I wanted to get one last cheese into the cave network before the end of the year. I had previously made a Horseradish Cheddar
but still wanted to make a cheese with garlic. I've tasted some garlic Gouda recently and it was very nice.
Yesterday, following Pav's Gouda missive, I made my garlic cheese. There were a few hiccups along the way but overall I think it went well.
You may notice a distinct color enhancement to this particular cheese. Do not attempt to adjust the lighting in your room or your computer display. If I had occasion to travel with this cheese, it could serve extra duty as a traffic caution signal.
You see, I had been using this one small bottle of annatto but it ran out during this make so I opened my backup bottle. With the previous bottle I had to use quite a bit to achieve any color at all. This bottle brought a whole new meaning to annatto coloring.
Clearly, I could have used less coloring.
I had contemplated using the fresh, crushed garlic in the jar in this cheese, but that would have meant neutralizing the citric acid with which the garlic was preserved. In the end, choosing the dry, granulated garlic was the better decision. Towards the end of the make, my ExStik decided to quit working. When the cheese was pressing I had no idea what the pH was. Normally I try to press to a certain pH target (5.3-5.4) and then put the cheese into the brine. I winged it and pressed for 5 hours and then decided to brine. I didn't want to over-acidify in the press. Pressing overnight or without monitoring pH seems like throwing your chances of success to the wind.
Initial pH: 6.63
Rennet pH: 6.54
Cutting pH: 6.35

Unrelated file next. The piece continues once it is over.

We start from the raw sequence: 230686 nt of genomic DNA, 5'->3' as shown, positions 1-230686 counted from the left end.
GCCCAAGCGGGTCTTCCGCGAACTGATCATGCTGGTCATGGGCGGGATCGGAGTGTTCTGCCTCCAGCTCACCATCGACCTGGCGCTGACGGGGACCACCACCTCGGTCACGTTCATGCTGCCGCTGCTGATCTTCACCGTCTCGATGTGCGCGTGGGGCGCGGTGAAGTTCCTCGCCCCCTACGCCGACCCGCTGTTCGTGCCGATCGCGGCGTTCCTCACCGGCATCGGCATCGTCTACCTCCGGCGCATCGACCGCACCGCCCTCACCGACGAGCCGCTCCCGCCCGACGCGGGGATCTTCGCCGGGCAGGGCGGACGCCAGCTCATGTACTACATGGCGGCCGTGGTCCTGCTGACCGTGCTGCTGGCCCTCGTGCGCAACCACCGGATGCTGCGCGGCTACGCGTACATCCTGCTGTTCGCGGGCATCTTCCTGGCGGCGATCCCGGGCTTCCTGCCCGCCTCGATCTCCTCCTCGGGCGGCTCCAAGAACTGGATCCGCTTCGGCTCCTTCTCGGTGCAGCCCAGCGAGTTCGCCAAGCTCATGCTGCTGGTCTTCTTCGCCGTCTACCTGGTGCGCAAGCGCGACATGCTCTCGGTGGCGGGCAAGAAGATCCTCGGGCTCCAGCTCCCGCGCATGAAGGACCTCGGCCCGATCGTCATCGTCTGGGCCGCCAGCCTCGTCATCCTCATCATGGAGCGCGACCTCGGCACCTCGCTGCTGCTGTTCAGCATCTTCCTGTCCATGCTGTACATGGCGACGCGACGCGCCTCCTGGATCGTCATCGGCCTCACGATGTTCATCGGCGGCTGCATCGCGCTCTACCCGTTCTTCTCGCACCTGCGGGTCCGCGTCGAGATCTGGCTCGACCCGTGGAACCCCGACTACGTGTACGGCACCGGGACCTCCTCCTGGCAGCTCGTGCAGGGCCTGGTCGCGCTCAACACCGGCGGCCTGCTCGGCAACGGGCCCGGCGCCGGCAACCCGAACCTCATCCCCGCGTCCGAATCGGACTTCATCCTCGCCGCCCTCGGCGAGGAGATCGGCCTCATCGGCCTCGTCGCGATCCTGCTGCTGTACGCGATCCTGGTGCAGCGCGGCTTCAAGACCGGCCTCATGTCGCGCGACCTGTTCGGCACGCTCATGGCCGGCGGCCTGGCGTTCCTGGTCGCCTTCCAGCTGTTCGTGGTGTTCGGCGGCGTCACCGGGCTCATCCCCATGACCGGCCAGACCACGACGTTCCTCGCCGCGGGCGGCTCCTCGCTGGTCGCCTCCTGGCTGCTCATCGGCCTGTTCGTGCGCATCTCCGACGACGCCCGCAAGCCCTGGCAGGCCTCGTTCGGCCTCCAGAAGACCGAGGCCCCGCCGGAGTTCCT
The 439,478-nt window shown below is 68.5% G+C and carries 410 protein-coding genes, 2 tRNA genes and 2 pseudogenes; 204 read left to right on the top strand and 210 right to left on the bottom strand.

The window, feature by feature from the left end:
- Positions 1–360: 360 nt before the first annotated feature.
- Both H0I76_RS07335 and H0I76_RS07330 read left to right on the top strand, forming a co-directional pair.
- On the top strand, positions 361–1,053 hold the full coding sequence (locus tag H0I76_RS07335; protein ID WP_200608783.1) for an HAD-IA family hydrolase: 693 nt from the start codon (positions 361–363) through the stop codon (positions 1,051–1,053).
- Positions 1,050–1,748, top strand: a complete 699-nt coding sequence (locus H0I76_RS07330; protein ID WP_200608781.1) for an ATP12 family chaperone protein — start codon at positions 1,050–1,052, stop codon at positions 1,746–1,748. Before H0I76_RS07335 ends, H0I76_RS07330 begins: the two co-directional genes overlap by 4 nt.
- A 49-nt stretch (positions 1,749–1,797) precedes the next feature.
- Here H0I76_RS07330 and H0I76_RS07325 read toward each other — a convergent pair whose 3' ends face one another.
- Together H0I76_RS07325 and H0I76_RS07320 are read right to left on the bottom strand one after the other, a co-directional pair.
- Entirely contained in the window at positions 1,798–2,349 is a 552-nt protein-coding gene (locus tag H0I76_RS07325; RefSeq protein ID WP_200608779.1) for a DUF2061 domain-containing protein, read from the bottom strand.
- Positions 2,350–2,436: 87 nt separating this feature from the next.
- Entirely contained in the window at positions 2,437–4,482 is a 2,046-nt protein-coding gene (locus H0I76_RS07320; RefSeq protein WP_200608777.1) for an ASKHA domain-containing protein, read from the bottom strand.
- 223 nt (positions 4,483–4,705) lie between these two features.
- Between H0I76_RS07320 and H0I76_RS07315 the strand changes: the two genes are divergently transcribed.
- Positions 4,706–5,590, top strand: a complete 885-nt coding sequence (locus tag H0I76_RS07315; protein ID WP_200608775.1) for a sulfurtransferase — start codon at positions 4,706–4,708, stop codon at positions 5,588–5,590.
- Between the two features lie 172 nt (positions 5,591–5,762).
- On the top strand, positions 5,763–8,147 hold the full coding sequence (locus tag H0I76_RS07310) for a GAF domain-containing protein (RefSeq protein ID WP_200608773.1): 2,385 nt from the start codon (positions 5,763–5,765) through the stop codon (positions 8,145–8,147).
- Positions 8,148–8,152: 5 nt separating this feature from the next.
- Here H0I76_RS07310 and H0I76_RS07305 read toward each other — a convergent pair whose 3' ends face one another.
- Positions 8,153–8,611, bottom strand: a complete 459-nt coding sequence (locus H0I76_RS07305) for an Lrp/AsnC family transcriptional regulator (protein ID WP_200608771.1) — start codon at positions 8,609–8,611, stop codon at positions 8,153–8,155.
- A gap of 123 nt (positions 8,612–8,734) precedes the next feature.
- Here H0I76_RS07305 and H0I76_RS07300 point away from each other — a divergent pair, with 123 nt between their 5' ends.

Moulding pH: NA meter died
Brining pH: NA meter died
3 gallons of Twin Brook Creamery whole creamline milk
1/8 tsp MM100
1/8 tsp Aroma B
1/16 tsp Holdbac
1/32 tsp PLA
1 tsp CACL2
1 tsp annatto
1/32 tsp dry calf rennet
I used a 3.5 floc factor. Flocculation took 25 minutes. With the creamline winter milk I could have used a little more.
I pressed initially using the 11 pounds of the lever & piston, flipped/redressed after 15 minutes, and repressed the same, under warm whey.
I then pressed using around 2.7 psi under whey. I flipped/redressed and repressed without the whey in the pot to keep the curds warm.
Finally, I flipped/redressed and pressed with around 5 psi in the pot. After four hours, I flipped and removed the plastic cloth, pressing again in the pot with around 5 psi.
When I took the PLA out of the freezer and took the portion I needed for the make, I also took some to make a brine wash for this cheese. I then vacuum-sealed all the cultures and returned them to the freezer.
The cheese was in the whey-brine for 11 hours. I had intended for 9 hours but the alarm failed so I got up at 2AM instead of midnight. Some of the cheeses have been a little shy of salt so maybe this is a good thing.Edited to include a copy of Pav's Gouda treatise since his website was taken down.